Norman Sjoman on Art: a Revelation that should bring Astonishment and Enlightenment
Posted by Aimee Coles on 21/09/2021 at 12:17
Tags abstract art aesthetic Canadian abstract art Canadian abstract art for sale Canadian art contemporary art enlightenment fine art India-inspired art Indian art meaning of art Mysore paintings origins of art revelation Sanskrit understanding art yoga yoga-inspired art
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To mark the launch of Abstract Art Canada, we heard from its founders, artists David Brooks and Jim Ulrich. Now we’d like to introduce artist Norman Sjoman. A student of Sanskrit and Yoga, Norman has written books, articles and catalogues on Yoga and Art.
I have always been interested in artistic expression even as a child. I grew up in rural Canada where there was no art. There were scarcely any books except comic books and the Simpson’s and Eaton’s catalogues. Subsequently, I was stimulated and educated by the music of the Sixties. Bob Dylan was at the forefront as an icon for many young people like me.
Choosing to study Sanskrit, I began my studies in Sweden. However, I was initially unaware that it was an Indian language. Eventually though, I moved to India to continue my Sanskrit education and it was there that I began restoring traditional Mysore paintings (Traditional Paintings of Karnataka) alongside my studies. Falling in love with India, I remained immersed there in its traditional culture for more than 25 years.
Abstract art and spirituality
I liked the format of the Mysore paintings – a story configuration or a figure framed. Each painting was primarily a sacred icon with figuration, decoration and abstraction; similar to that seen in tantric artwork. According to Maurice Tuchman in his work The Spiritual in Art: Abstract Painting 1890-1985, abstract work has origins in spirituality. We have seen this most commonly through the Theosophical Society, which inspired many abstract artists.
I believe that figurative or representational work is, in essence, abstract. As an artist, I am fitting a multidimensional scenario into a two-dimensional space. Similarly, early Chinese artists brought diverse elements together to give a multidimensional richness to a work of art.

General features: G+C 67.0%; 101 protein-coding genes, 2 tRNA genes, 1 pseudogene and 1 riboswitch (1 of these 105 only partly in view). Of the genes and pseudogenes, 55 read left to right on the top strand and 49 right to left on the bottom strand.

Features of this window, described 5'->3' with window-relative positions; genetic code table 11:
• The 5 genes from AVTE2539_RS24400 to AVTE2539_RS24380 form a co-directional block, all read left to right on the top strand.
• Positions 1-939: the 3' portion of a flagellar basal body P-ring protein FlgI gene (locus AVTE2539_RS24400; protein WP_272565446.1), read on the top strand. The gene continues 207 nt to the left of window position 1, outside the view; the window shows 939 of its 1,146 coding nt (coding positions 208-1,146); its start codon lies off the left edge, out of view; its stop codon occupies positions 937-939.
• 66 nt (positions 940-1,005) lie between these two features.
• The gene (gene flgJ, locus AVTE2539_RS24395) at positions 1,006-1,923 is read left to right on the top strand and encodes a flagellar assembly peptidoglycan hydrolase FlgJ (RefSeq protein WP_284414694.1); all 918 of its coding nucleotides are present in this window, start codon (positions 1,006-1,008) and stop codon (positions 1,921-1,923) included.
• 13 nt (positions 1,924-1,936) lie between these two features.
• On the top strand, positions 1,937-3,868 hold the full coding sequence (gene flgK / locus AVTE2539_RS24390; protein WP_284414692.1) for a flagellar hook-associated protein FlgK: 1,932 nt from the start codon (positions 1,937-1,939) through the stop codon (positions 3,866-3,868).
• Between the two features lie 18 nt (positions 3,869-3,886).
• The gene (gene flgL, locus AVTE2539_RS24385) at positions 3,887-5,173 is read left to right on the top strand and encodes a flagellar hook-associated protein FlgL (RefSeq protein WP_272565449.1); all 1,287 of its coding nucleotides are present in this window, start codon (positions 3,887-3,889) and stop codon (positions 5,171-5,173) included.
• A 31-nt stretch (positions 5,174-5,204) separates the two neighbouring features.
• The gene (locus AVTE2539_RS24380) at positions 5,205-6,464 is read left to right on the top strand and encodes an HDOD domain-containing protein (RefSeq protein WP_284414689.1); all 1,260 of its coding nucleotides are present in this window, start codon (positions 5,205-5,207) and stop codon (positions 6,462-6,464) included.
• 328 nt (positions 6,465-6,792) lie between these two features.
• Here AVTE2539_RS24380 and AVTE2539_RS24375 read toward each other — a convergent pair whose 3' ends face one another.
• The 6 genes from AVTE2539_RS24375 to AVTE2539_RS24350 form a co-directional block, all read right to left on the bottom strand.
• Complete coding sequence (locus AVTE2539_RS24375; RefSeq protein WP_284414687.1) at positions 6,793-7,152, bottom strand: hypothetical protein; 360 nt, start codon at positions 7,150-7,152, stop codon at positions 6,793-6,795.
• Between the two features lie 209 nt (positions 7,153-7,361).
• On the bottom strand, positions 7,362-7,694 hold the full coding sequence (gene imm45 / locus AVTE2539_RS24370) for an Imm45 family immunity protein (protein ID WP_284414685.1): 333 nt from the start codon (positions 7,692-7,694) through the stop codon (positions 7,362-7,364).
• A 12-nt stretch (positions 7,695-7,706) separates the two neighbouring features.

A temporary experience of enlightenment
I am fascinated by the Indian aesthetic theories all of which deal with revelation. According to the aesthetic theory of dhvani which is translated as ‘suggestion’ or ‘revelation’, a piece of art should leave you in some form of astonishment. It should allow you to escape the confines of your own mind for a moment – a temporary experience of enlightenment. Art brings this about by stimulating your emotions until they universalize or transcend your mind. Those emotions are aroused by a whole sense of things – colour, balance, a runaway line – all of which combine to turn the work into something else independent of them which concludes in the experience or revelation, awe or astonishment.
There are theories, however, that art is a representation of the confines of our own mind in the space-time continuum. To evade that, we are faced with the problem of making something out of nothing – a nothing that is a projection of that same space-time. Feel reassured that serious meditators face the same problem.
Creativity is the vital component
However we choose to view it, creativity seems to be the vital component producing that aesthetic experience or rapture. The word creativity itself is loaded in western culture from biblical mythology – but it is etymologically sourced to the Sanskrit root ‘kr’ which means to make or do.
Coming full circle now and returning to North America. There was a rumour that the indigenous people of Canada would find themselves through their art, and that does seem to hold true.
A work of art can last for hundreds of years and is treasured or worshipped beyond the life of its maker. It becomes a record of the soul of its maker and those who become its custodian.
Musician and author Antonio Michael Downing, was born in Trinidad but raised from age 11 in rural Ontario. In his memoir, Saga Boy: My Life of Blackness and Becoming, he gave us his slant on creativity, describing it as “that desperate act of survival … Nature’s only gift.”
What more needs to be said?
In addition to his works found in private collections around the world, a selection of Norman’s art is for sale here at Abstract Art Canada.
At Abstract Art Canada we sell original paintings by established and new artists. All our artists are global citizens originally from or with a connection to Canada.